In July 2010, the three businessmen’s homes in Johannesburg were raided by armed police officers from the Mpumalanga town of Middleburg, who arrested them and took them there. The three believe Lutzkie orchestrated the raids, which they described as unnecessarily heavy-handed and unlawful. The case is still pending and the businessmen are out on bail.

Two days after the three were released on bail, Lutzkie himself was almost gunned down in front of a restaurant in Middelburg. He managed to escape the incident unscathed and shot back at his attackers.

He told City Press this week he believed the three businessmen were behind the attack. But Stricker, Shepherd and Smith believe he “orchestrated” it himself.

Cilliers’ jab was just another bizarre chapter in this tale. Cilliers and his colleague Yolande de Klerk left the court building with three clients at his side when he was allegedly jabbed in the backside by “a young white man in a baseball cap”. Lutzkie said De Klerk ran back into the court, sprinted up to his counsel and accused him of orchestrating the attack.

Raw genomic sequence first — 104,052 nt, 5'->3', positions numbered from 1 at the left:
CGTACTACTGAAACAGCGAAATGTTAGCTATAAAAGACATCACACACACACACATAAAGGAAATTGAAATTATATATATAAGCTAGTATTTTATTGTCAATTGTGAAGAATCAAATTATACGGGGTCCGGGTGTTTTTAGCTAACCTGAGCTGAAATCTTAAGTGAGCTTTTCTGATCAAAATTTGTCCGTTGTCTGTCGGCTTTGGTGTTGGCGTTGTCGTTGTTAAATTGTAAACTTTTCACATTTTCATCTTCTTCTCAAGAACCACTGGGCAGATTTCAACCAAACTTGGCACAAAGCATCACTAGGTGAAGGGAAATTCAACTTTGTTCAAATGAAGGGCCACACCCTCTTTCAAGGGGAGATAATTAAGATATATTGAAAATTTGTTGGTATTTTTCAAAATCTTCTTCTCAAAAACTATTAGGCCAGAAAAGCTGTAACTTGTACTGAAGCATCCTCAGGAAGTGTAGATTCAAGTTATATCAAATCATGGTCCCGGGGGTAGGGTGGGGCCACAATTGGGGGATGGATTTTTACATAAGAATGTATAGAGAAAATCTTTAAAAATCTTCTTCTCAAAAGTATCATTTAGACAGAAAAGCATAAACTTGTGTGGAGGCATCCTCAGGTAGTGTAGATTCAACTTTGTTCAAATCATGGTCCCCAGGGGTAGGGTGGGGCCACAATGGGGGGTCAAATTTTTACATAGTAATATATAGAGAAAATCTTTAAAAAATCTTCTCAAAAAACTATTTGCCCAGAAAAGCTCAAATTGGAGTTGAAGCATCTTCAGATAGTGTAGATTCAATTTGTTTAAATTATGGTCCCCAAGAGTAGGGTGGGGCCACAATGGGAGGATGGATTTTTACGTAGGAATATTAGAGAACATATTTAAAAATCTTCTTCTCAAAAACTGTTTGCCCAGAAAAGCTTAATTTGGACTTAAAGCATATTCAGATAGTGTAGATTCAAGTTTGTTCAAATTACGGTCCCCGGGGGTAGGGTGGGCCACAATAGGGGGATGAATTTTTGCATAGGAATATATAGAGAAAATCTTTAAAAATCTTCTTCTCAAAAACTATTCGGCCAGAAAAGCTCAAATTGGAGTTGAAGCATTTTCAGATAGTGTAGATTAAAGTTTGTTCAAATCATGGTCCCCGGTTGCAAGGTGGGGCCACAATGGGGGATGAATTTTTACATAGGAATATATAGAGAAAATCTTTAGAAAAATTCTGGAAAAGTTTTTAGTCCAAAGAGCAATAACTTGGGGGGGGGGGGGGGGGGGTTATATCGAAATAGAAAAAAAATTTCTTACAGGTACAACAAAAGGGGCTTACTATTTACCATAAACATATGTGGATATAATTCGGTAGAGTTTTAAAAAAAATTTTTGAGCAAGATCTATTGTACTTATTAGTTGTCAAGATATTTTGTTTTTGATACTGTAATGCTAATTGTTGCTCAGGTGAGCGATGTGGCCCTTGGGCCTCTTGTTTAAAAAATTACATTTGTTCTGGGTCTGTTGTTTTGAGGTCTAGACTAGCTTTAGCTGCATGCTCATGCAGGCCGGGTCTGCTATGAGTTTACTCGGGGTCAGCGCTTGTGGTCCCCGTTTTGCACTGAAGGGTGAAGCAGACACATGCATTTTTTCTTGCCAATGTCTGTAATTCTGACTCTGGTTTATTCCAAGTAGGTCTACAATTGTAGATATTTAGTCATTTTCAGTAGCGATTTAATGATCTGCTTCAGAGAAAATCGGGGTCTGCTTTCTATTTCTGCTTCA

Advocate De Klerk couldn’t be reached for comment this week.

Lutzkie says Cilliers’ story doesn’t make sense. “If you fear for your life, why would you drive past three hospitals?”

Lutzkie’s advocate, Mac van der Merwe, eventually found Cilliers at Loftus Versfeld rugby field and made a U-turn to take him to the Sunnyside Medi-Clinic. It is still unclear whether any foreign substance was found in Cilliers’ blood. The advocate does not want to comment while the investigation is ongoing.